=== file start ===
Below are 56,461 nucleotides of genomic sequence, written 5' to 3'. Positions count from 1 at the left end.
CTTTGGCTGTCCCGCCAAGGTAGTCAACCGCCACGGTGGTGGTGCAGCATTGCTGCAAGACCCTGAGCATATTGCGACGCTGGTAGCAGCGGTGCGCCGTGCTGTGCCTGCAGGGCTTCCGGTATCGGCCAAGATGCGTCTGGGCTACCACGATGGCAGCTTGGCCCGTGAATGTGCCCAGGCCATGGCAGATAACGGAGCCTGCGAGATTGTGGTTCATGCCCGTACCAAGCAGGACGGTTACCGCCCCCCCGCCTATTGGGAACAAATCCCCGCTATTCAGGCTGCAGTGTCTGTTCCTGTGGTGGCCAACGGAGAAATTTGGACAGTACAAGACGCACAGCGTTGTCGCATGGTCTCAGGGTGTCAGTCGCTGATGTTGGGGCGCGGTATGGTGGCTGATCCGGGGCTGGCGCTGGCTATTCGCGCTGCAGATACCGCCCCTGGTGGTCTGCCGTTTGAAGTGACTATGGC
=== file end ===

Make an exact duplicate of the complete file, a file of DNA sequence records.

Below are 56,461 nucleotides of genomic sequence, written 5' to 3'. Positions count from 1 at the left end.
CTTTGGCTGTCCCGCCAAGGTAGTCAACCGCCACGGTGGTGGTGCAGCATTGCTGCAAGACCCTGAGCATATTGCGACGCTGGTAGCAGCGGTGCGCCGTGCTGTGCCTGCAGGGCTTCCGGTATCGGCCAAGATGCGTCTGGGCTACCACGATGGCAGCTTGGCCCGTGAATGTGCCCAGGCCATGGCAGATAACGGAGCCTGCGAGATTGTGGTTCATGCCCGTACCAAGCAGGACGGTTACCGCCCCCCCGCCTATTGGGAACAAATCCCCGCTATTCAGGCTGCAGTGTCTGTTCCTGTGGTGGCCAACGGAGAAATTTGGACAGTACAAGACGCACAGCGTTGTCGCATGGTCTCAGGGTGTCAGTCGCTGATGTTGGGGCGCGGTATGGTGGCTGATCCGGGGCTGGCGCTGGCTATTCGCGCTGCAGATACCGCCCCTGGTGGTCTGCCGTTTGAAGTGACTATGGC